My Baby is Breech—What Now?

Right around your due date, most babies are positioned head-first in your uterus. This allows the baby’s head to be the first thing out during delivery. Sometimes, however, the baby is positioned bottom-first or feet-first. This is called a breech birth or a breech baby. Babies can breech early on in pregnancy, and most of them turn head-first on their own by the time of delivery. Babies are more likely to be breech if they are premature, part of a multiple birth (twins, triplets, etc.), in the presence of an abnormal level of amniotic fluid or if your uterus is abnormally shaped. As you approach your due date, your doctor will be able to tell you if your baby is breech or not through a physical exam, ultrasound or both. If your baby is breech, here’s what to expect.

Health

You should be seeing your doctor regularly throughout your pregnancy. If your baby is breech, they can tell you early on, monitor the situation and help you plan what to do. There are several ways to turn your baby to the ideal head-first position, and your doctor may suggest some natural methods to try. These will likely be the first attempts if it’s still early on in your pregnancy, at a time when there aren’t any immediate health concerns for you or the baby. Another option is to do a procedure called external cephalic version. If your pregnancy is further along, your doctor may go ahead and schedule a c-section.

External Cephalic Version

External Cephalic Version, or ECV, is one way to turn your baby around while it’s still in your uterus. It involves your doctor applying pressure to your stomach to turn the baby from the outside with the help of ultrasound. Many women who have totally normal pregnancies can have EVC, but you shouldn’t have ECV if you have:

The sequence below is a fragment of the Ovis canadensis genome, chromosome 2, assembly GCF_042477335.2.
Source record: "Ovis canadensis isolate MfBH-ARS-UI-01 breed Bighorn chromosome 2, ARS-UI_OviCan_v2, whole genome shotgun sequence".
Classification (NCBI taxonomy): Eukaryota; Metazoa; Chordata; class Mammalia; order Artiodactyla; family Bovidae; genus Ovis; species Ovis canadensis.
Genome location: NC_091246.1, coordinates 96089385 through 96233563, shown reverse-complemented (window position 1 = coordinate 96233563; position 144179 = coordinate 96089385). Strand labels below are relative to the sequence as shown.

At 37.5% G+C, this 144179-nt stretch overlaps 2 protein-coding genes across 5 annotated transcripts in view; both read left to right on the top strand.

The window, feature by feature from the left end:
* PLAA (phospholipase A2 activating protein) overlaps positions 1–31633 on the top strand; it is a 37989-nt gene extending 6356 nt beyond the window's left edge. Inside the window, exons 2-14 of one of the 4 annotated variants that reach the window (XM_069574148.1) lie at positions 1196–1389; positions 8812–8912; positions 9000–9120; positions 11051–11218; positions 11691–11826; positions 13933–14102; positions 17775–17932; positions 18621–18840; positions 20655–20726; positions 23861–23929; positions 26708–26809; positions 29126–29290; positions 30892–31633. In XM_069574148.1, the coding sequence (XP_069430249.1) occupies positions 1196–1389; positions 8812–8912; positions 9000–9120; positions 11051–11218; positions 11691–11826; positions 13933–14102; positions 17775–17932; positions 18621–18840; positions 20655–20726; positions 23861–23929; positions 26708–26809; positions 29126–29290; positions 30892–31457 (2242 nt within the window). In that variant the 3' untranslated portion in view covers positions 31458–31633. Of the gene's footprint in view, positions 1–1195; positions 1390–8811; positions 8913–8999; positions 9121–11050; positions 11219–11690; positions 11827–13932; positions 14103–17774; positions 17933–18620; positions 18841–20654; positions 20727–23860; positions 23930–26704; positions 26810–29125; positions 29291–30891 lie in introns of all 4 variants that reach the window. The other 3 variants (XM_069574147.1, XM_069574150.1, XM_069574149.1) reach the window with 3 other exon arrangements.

• Vaginal bleeding
  • A placenta that is near the opening of your uterus
  • A low level of fluid in the sac surrounding your baby
  • An abnormal fetal heart
  • Premature rupture of the membranes
  • Twins or other multiple pregnancy

ECV is usually done in a hospital toward the end of pregnancy, around 37 weeks. Before the procedure, the doctor will do an ultrasound to confirm that your baby is, in fact, breech. They’ll monitor your baby’s heart rate to make sure it’s normal. You may be given medicine to relax the muscles in your uterus, either by injection or through an IV. It’s completely safe and won’t hurt your baby at all.

You’ll lie down, and your doctor will place their hands on your stomach. After locating the baby’s head, they’ll gently try to turn the baby to the head-first position using gentle pressure. After this, your baby’s heart rate will be monitored again to make sure everything’s still normal. If the ECV is successful, you shouldn’t have to stay at the hospital, and the likelihood of having a normal vaginal delivery is very high.

There is a chance, thought, that your baby could turn back around. The success rate of ECV depends on a few different things:

  • How close you are to your due date